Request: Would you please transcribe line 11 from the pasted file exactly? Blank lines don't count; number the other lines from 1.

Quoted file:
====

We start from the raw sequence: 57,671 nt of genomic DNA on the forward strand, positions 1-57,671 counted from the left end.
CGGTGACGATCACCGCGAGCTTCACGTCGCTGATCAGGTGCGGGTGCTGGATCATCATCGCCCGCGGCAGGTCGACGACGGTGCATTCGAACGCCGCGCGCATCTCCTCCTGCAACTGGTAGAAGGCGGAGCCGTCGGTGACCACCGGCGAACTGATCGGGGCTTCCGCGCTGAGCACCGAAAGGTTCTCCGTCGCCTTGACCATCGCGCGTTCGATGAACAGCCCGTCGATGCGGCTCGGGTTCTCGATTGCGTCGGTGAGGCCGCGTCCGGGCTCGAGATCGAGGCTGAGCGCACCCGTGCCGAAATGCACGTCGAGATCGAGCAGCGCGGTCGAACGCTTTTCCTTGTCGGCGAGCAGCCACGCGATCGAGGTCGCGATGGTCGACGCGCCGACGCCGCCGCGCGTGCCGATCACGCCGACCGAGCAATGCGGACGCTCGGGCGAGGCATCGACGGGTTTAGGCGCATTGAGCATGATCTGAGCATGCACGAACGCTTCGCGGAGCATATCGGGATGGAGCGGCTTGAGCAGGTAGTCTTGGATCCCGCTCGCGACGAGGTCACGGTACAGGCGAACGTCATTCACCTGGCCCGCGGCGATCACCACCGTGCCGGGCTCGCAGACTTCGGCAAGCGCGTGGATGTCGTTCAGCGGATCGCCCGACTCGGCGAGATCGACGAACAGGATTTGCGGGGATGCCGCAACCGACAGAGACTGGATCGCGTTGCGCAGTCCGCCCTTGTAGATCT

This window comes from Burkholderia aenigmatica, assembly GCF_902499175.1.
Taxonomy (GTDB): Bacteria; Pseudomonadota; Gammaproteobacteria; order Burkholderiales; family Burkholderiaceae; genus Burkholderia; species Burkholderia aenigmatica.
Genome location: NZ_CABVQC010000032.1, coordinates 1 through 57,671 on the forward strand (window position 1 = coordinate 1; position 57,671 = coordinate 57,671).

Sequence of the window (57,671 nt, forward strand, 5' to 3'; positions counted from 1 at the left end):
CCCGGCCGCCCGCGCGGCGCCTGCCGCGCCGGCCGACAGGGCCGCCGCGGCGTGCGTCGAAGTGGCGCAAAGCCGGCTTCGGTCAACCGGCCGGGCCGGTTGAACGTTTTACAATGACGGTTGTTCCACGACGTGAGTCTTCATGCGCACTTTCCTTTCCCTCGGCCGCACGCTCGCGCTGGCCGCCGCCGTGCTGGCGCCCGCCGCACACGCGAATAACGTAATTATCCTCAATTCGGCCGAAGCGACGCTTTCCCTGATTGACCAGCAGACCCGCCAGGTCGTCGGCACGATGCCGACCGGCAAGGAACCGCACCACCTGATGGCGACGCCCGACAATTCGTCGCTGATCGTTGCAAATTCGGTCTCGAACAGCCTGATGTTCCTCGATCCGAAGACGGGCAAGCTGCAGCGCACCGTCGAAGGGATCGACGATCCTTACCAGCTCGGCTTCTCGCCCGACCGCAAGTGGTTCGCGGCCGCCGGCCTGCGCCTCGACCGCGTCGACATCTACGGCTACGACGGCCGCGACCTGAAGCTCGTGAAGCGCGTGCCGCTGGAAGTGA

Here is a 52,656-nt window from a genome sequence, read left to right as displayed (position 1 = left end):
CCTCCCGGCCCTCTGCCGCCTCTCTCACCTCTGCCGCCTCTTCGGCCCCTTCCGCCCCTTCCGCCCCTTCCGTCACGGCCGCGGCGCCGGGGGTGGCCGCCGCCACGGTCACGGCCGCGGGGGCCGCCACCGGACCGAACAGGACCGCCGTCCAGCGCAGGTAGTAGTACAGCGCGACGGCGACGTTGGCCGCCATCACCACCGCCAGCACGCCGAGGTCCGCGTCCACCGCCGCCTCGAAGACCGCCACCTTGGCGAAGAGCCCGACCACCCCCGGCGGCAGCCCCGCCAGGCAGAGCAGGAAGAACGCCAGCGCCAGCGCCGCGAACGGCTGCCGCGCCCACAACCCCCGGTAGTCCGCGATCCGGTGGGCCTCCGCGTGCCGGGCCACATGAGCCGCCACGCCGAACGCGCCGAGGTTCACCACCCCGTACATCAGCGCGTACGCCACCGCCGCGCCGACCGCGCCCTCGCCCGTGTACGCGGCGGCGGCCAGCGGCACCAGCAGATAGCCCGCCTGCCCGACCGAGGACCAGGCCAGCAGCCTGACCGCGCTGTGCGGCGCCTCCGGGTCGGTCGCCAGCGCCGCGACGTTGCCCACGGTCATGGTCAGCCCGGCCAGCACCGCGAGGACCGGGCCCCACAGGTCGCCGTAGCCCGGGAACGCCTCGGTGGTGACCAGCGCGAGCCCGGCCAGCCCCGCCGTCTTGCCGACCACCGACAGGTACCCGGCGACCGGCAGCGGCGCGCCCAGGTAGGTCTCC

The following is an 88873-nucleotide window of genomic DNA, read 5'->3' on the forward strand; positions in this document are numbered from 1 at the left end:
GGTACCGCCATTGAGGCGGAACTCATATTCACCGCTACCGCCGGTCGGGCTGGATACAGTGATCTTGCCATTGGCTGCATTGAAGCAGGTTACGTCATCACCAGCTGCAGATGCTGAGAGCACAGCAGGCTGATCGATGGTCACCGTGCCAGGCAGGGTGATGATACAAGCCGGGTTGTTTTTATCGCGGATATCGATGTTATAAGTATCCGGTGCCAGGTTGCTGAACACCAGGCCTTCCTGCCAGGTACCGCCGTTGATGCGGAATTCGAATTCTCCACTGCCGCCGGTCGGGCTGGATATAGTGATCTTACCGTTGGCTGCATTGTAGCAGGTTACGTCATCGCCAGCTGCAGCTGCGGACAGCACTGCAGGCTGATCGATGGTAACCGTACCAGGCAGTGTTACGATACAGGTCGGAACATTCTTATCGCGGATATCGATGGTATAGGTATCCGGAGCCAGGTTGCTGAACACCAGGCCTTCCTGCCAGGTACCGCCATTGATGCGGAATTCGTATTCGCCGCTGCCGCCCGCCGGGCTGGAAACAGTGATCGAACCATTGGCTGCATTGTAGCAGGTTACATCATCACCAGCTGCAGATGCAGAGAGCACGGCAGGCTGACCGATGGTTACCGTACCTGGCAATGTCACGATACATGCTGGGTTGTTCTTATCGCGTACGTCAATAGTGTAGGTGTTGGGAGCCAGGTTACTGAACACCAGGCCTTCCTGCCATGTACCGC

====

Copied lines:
GGTACCGCCATTGAGGCGGAACTCATATTCACCGCTACCGCCGGTCGGGCTGGATACAGTGATCTTGCCATTGGCTGCATTGAAGCAGGTTACGTCATCACCAGCTGCAGATGCTGAGAGCACAGCAGGCTGATCGATGGTCACCGTGCCAGGCAGGGTGATGATACAAGCCGGGTTGTTTTTATCGCGGATATCGATGTTATAAGTATCCGGTGCCAGGTTGCTGAACACCAGGCCTTCCTGCCAGGTACCGCCGTTGATGCGGAATTCGAATTCTCCACTGCCGCCGGTCGGGCTGGATATAGTGATCTTACCGTTGGCTGCATTGTAGCAGGTTACGTCATCGCCAGCTGCAGCTGCGGACAGCACTGCAGGCTGATCGATGGTAACCGTACCAGGCAGTGTTACGATACAGGTCGGAACATTCTTATCGCGGATATCGATGGTATAGGTATCCGGAGCCAGGTTGCTGAACACCAGGCCTTCCTGCCAGGTACCGCCATTGATGCGGAATTCGTATTCGCCGCTGCCGCCCGCCGGGCTGGAAACAGTGATCGAACCATTGGCTGCATTGTAGCAGGTTACATCATCACCAGCTGCAGATGCAGAGAGCACGGCAGGCTGACCGATGGTTACCGTACCTGGCAATGTCACGATACATGCTGGGTTGTTCTTATCGCGTACGTCAATAGTGTAGGTGTTGGGAGCCAGGTTACTGAACACCAGGCCTTCCTGCCATGTACCGC